This confirms to me that Visual Studio Professional with an MSDN subscription has outlived its usefulness."
Reply to
Tim Markoski
I think it is also going to take filtering INCOMING COMMANDs stuff from Microsoft that says "block Microsoft kill commands" because TOP is not reporting lately...
This is a bit over the top. I just want my machines to humm along without the B.S.
I recall an old sysadmin 15 years ago who had a Unix box which hadn't been shut down for 2+ years.
Bo
Reply to
Bo
There are more thumbscrews in Vista putting pressure on the user than I really care to think about anymore.
I wonder what brave SolidWorks user is going to probe into the SolidWorks senior management about the subject of adding another platform for SolidWorks to run on.
It is time to escape the steaming pile.
Bo
Reply to
Bo
In the past I admined Sun boxes. 2+ years without a reboot was very common. The only time they got booted was for a kernel update. This wasn't a concious decision as much as there never being any need to reboot.
Reply to
ed_1001
Better yet, have you gone past the graphs and tried some of the stuff yourself?
I've got Solidworks on my Vista system and I sure haven't seen an %89 decrease in performance. I think its being reasonable to gather that others are not having the same drastic drops as there are others on this board that are running Vista with Solidworks as well. I could be wrong, maybe there is that large of a drop and it's just that everyone here is staying quiet about it.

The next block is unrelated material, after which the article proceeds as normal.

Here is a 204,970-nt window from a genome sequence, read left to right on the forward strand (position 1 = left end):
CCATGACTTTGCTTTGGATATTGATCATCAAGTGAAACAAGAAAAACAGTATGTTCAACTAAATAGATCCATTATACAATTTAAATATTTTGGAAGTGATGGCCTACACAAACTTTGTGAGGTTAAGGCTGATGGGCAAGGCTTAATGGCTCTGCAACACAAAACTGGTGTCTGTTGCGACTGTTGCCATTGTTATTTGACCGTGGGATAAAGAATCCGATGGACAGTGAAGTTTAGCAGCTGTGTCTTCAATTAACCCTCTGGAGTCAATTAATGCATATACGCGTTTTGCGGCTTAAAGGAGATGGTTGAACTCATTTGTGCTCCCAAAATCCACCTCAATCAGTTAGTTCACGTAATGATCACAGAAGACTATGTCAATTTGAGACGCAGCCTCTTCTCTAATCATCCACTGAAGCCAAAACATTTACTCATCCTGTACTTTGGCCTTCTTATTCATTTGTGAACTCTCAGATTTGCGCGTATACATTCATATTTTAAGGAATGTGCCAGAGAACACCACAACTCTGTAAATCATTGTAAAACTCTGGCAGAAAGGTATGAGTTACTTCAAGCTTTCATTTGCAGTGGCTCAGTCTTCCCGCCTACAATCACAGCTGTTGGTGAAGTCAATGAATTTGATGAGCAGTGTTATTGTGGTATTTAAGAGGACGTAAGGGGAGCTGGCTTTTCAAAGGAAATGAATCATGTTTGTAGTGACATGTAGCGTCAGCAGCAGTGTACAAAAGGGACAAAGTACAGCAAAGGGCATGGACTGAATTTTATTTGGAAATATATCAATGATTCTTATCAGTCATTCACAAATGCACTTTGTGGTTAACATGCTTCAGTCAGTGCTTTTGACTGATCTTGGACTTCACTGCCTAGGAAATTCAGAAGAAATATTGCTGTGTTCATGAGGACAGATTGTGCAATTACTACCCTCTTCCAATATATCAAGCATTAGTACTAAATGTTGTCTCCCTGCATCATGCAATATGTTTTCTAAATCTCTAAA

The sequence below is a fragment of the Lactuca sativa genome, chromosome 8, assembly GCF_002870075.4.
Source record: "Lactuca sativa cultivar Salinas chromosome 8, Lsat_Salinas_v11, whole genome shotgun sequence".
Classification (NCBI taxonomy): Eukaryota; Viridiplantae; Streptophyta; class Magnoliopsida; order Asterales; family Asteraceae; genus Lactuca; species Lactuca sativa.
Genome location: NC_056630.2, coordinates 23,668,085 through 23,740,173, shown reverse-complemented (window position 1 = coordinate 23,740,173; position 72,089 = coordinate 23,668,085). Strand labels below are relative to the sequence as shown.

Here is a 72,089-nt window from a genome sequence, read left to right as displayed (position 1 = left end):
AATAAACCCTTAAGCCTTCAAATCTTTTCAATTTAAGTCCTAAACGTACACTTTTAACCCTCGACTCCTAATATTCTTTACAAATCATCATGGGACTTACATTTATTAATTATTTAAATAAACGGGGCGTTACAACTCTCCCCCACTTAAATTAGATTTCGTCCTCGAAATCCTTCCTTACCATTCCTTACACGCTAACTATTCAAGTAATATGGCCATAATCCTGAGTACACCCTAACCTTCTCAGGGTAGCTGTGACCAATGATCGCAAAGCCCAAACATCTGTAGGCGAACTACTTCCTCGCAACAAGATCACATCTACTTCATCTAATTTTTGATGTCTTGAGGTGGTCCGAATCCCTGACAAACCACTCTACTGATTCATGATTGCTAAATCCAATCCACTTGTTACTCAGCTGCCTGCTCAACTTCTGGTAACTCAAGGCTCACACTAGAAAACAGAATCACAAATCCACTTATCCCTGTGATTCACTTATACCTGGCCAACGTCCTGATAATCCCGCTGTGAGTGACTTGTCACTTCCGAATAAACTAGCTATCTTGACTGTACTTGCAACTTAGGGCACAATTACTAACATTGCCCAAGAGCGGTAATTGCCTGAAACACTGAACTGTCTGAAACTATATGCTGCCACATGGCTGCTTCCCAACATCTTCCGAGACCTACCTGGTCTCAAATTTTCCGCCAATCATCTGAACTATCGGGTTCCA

My problem stems from knowing I'm not down to a 10th of the performance with Solidworks; are the results Tom is showing accurate to the other programs there? Is there really that much of a drop in ProE or UGS? Or is in part due to using the ATI graphics chip in Vista with the new Catalyst drivers for XP and the older release drivers for Vista. Why did Tom not use the 7.1 driver for both XP and Vista instead of using it only for XP? OpenGL performace was one of the major listed improvements for the Catalyst 7.1 driver over the 8.13 RTM driver in Vista.
In the end taking a card that is not very good at OpenGL, with drivers that are near terrible for OpenGL and then to shovel all the blame on MS makes for a shitty review IMO.
Reply to
Raptor